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'I knew I had to go back': Vietnam War veteran finds closure

Last year, US Navy veteran Wayne Johnston made the long trip back to Vietnam for one thing: closure.

NOBLEBORO, Maine — Wayne Johnston was just 18 years old when he joined the U.S. Navy.

"I joined the Navy to see the world," Wayne said, sitting at the kitchen table of his Nobleboro home. "And, the world I saw."

At 19 he received his first set of official, military orders. Wayne was going to war.

"We’re standing in ranks and he goes, 'Johnston, Wayne. Destination, Vietnam,'" he says.

The Vietnam War divided the nation and claimed tens of thousands of American lives. In short, it was a battle between the Communist government of North Vietnam and their allies, the Viet Cong; and South Vietnam and their allies, the U.S.

Training would consist of five weeks. It's something Wayne will never forget. 

"The very last day [of training] we were put into a POW camp ... They’re putting us through this training on what could happen if you got captured over there," he says.

Wayne left for Vietnam on January 26, 1970. He says he was stationed on a base in Da Nang, which sat right below the Demilitarized Zone, which marked the border between North and South Vietnam. He hadn’t been there a month when he got his first taste of war.

"When I first took my income it was March 15th, 5:45 in the morning," Wayne says. "It's like a mortar or a rocket. They came in and hit just outside the mess hall."

Nobody was killed. 

Wayne spent the next 12 months in the naval support activity. His job was to maintain the base's staging area which housed everything from lumber to military tanks. He distinctly remembers coming across a pile of lumber from Maine. He couldn't believe it. In addition to the staging area, Wayne tended to the base's chief commanders.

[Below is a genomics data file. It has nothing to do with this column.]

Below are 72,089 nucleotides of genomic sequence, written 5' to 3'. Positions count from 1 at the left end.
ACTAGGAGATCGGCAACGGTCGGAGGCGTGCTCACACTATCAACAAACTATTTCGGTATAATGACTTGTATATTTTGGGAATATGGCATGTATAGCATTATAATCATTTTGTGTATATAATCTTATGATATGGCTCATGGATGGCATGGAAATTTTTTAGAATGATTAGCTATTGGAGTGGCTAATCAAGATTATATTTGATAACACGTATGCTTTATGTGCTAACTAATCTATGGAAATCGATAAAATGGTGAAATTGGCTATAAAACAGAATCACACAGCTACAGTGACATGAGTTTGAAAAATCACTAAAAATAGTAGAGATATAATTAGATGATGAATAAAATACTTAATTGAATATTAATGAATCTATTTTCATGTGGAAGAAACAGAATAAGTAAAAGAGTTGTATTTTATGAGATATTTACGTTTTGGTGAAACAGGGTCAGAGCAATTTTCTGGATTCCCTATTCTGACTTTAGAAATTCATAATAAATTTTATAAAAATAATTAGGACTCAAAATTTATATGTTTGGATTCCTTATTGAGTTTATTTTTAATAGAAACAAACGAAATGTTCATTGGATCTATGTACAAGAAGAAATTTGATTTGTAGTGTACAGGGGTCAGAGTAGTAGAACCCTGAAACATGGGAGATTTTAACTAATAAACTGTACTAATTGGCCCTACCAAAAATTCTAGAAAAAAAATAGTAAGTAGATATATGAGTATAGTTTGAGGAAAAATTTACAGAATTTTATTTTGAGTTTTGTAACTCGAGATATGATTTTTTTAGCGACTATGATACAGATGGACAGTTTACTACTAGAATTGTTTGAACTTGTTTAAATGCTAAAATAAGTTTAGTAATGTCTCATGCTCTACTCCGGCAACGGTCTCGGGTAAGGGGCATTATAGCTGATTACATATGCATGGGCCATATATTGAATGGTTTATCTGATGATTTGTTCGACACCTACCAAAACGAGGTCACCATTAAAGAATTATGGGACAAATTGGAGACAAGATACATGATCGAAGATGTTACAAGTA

His comrades wanted him to stay longer, but Wayne had seen enough. He says the decision still haunts him.

"Knowing I left my comrades, there are times I wish I had stayed," Wayne says. "I left them behind."

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The other memory that still stings is how he and others were treated when they got home. Wayne received no welcome home, no, "Thank you for your service." Instead, he and others who served during that time were essentially treated like outcasts. 

"Not fun," Wayne says. "I had one college fella' tell me he was glad it was me and not him ... I wanted to cold clonk him."

Even more than 50 years later, Wayne still carries the weight of the Vietnam War. He’s been diagnosed with post-traumatic stress disorder and says flashbacks happen out of the blue. However last year, Wayne decided it was time to replace those memories with new ones.

It was time to go back to Vietnam.

"I knew I had to go back," he says.

Joined by a close friend, Wayne spent the next several days getting reacquainted with the place that changed his life forever. He recalls when he realized it was time to let the past go.

"We started walking and I looked over my backside, I looked left, then right, then up," Wayne says. "And, I said, 'This is over, I don’t have to do this anymore.'"

Wayne didn't get to return to his old base. The entrance had been barricaded. He says that’s OK, though, because the trip gave him exactly what he was looking for without it; closure.

"It helped, going back but I still have my days," Wayne says. "It would either help me or it won’t ... but it did."

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